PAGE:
The beast with a mortal wound
In the description of the beast coming out of the sea, John included this description, “One of its heads seemed to have received a death-blow, but its mortal wound had been healed” (Rev 13:3).
This is often linked to the description the beast and seven kings of Babylon, “The beast that you saw was, and is not, and is about to ascend from the bottomless pit and go to destruction ... also, they are seven kings, of whom five have fallen, one is living, and the other has not yet come; and when he comes, he must remain only a little while. As for the beast that was and is not, it is an eighth but it belongs to the seven, and goes to destruction” (Rev 17:8-11).
These statements can seem rather mysterious and there have been many suggestions about their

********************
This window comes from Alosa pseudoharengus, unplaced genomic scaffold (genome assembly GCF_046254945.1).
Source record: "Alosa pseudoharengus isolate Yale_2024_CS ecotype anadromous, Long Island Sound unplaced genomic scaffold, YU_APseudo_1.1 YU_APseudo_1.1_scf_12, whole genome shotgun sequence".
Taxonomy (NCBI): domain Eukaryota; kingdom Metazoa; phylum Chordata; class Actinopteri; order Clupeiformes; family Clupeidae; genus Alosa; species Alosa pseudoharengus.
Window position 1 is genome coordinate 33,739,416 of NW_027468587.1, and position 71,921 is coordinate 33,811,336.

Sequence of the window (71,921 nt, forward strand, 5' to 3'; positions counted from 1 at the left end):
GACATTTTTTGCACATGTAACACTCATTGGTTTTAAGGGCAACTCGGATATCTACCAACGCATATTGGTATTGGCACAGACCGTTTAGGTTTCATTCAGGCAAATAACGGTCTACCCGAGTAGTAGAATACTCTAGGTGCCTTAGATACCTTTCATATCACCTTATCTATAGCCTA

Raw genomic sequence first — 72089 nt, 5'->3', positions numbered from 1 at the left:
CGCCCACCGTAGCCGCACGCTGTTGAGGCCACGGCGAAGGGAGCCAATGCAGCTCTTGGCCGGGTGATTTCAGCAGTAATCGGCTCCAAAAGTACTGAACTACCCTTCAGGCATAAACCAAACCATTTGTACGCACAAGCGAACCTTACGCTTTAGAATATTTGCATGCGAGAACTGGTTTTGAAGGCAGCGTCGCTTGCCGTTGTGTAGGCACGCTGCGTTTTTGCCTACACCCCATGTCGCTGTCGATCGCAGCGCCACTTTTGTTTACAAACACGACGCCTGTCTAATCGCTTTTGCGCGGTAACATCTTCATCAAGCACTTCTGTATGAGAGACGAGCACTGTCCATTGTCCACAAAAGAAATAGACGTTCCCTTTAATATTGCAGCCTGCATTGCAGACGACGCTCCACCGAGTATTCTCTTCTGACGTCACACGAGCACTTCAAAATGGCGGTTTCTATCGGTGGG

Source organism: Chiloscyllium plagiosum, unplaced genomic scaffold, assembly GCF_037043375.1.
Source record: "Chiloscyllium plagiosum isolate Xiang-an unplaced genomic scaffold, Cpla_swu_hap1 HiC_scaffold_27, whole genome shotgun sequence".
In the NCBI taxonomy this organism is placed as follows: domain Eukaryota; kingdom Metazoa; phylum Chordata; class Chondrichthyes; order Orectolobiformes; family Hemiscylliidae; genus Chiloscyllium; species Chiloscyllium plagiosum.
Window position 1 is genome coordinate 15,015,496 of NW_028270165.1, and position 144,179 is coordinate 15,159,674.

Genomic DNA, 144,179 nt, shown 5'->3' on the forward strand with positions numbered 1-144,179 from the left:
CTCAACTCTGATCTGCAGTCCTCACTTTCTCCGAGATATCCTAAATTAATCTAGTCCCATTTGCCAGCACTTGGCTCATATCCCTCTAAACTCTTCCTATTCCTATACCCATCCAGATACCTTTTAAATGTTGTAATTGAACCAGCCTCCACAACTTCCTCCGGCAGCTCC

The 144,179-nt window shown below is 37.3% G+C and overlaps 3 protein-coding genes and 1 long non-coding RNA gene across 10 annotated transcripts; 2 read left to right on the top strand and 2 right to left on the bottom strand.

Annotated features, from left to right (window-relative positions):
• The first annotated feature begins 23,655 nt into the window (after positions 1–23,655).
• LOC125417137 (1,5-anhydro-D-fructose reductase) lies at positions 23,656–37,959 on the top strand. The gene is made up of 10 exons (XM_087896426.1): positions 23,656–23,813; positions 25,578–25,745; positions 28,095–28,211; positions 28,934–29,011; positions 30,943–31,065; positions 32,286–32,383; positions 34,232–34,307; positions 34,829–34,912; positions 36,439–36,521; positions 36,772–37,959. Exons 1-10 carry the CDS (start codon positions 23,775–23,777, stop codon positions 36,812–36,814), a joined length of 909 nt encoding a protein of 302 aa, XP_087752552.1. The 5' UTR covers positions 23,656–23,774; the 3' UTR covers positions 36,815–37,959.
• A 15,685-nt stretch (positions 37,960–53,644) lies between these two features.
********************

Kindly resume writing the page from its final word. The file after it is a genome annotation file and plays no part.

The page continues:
meaning, but it may be that John is referring to a myth about the emperor Nero that was widespread in the first century. In his early years Nero had been a good emperor, but around AD 60 he went mad and introduced crazy and unjust laws. As a result, he became hated and despised by the people of the empire. He eventually committed suicide in AD 68, bringing great rejoicing. However there was a widespread belief, especially in the eastern provinces of the Roman Empire that he was not really dead, but had fled to the Parthians in the east, where he was raising an army to invade the empire and regain his throne. There were at least three impostors had claimed to be Nero, and one tried to persuade the Parthians to invade Rome.
This has become known as the ‘Nero Redivivus Myth’ meaning ‘Nero resurrected’, and is recorded
by several Roman historians including Suetonius, Tacitus and Dio Cassius.